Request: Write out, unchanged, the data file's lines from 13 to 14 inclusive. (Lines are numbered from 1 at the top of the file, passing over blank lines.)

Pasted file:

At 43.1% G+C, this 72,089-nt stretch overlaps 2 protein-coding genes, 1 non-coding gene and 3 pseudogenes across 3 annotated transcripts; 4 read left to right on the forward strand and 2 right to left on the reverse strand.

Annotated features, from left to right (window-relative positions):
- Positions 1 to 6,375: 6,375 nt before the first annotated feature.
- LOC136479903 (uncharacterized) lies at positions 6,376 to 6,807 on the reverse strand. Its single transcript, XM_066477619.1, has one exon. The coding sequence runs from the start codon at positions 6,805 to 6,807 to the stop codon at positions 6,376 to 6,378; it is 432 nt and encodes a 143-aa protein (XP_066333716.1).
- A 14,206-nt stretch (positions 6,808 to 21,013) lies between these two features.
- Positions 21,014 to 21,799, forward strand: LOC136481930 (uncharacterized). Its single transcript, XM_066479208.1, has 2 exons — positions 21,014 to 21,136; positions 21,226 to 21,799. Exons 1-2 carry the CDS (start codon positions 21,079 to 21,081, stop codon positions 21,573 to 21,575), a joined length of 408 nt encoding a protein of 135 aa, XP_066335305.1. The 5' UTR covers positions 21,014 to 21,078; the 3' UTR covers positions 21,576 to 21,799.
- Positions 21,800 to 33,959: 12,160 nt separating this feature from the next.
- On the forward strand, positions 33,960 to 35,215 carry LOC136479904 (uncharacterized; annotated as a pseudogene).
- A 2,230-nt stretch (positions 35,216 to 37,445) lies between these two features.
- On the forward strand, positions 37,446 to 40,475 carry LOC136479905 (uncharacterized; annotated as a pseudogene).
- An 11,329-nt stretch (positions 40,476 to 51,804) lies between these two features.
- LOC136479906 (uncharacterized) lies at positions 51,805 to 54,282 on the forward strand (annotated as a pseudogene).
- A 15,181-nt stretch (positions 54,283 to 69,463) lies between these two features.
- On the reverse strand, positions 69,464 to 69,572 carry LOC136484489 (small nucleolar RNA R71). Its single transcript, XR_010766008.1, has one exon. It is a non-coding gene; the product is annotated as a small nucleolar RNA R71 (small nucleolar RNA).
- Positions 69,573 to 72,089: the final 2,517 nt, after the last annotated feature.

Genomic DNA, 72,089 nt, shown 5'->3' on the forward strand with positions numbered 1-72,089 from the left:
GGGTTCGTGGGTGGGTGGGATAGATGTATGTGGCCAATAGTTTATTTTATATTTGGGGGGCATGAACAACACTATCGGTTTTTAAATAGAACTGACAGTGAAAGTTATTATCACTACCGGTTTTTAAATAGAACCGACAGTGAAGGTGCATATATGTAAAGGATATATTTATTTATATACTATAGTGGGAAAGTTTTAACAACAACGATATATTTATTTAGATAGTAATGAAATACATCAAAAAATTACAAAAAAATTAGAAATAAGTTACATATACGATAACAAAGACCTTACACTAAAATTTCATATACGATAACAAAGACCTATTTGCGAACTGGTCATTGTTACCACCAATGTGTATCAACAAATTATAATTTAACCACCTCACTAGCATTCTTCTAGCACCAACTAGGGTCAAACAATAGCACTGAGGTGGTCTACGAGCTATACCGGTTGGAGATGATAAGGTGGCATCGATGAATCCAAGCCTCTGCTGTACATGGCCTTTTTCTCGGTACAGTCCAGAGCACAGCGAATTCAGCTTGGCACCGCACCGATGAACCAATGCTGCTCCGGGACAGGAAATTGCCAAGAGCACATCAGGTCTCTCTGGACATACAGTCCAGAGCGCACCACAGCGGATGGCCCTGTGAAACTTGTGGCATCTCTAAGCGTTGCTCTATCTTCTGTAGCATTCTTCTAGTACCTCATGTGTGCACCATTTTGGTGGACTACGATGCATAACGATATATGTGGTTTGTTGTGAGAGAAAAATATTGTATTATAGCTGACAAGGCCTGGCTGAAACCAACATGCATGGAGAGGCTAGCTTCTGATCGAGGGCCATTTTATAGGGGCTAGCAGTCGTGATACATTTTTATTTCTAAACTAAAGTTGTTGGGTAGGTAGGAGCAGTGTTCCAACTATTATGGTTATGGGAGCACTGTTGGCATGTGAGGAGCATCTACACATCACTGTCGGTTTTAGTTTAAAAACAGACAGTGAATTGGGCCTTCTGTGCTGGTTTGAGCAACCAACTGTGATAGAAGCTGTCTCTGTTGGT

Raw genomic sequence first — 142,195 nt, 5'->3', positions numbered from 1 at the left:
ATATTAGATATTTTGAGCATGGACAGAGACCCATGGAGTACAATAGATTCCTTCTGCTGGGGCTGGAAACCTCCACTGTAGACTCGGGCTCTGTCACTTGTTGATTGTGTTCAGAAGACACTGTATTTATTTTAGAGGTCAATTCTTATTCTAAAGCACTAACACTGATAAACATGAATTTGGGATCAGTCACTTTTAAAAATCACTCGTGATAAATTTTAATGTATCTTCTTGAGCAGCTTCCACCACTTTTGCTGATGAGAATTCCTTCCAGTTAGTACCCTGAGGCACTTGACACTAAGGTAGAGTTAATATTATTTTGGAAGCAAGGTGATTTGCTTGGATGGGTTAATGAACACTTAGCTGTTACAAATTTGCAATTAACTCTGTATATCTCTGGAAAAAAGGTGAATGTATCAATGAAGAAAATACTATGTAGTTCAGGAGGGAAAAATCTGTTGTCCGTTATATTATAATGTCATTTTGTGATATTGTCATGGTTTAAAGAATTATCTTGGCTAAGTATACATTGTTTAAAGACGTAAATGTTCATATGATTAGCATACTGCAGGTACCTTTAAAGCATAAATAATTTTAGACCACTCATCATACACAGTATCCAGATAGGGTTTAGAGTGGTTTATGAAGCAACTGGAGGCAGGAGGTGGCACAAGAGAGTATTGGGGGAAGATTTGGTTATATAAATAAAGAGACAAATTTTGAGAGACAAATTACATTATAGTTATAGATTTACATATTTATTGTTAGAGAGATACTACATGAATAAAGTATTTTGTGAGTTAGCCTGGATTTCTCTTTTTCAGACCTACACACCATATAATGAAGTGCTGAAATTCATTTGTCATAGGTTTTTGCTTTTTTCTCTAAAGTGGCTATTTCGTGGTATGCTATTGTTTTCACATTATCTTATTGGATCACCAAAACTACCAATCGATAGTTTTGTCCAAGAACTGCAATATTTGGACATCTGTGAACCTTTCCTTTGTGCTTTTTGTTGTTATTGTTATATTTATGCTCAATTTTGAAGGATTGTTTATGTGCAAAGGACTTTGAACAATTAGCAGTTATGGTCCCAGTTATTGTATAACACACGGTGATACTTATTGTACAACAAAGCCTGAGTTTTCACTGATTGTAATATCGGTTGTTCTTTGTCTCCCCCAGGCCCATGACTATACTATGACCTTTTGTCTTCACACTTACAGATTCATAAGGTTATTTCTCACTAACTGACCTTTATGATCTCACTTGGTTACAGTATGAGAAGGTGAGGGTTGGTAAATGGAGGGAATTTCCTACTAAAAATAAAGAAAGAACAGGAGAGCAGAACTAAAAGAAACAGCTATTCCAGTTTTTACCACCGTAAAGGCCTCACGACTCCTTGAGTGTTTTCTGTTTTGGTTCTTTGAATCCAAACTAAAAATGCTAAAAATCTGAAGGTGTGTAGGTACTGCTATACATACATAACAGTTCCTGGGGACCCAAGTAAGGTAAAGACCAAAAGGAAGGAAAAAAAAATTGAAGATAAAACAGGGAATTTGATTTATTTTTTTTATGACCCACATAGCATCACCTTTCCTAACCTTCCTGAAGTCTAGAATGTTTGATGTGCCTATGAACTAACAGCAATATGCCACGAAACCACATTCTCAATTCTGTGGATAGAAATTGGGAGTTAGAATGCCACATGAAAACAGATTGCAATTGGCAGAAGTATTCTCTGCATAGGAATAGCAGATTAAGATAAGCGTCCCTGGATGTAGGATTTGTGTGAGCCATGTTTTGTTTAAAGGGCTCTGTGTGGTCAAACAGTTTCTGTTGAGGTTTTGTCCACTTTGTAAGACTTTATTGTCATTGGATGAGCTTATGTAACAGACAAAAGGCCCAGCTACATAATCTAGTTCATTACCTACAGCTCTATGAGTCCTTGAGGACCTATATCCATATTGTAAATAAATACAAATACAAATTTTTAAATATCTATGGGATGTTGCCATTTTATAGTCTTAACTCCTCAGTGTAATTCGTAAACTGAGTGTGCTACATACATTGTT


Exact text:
- A 15,181-nt stretch (positions 54,283 to 69,463) lies between these two features.
- On the reverse strand, positions 69,464 to 69,572 carry LOC136484489 (small nucleolar RNA R71). Its single transcript, XR_010766008.1, has one exon. It is a non-coding gene; the product is annotated as a small nucleolar RNA R71 (small nucleolar RNA).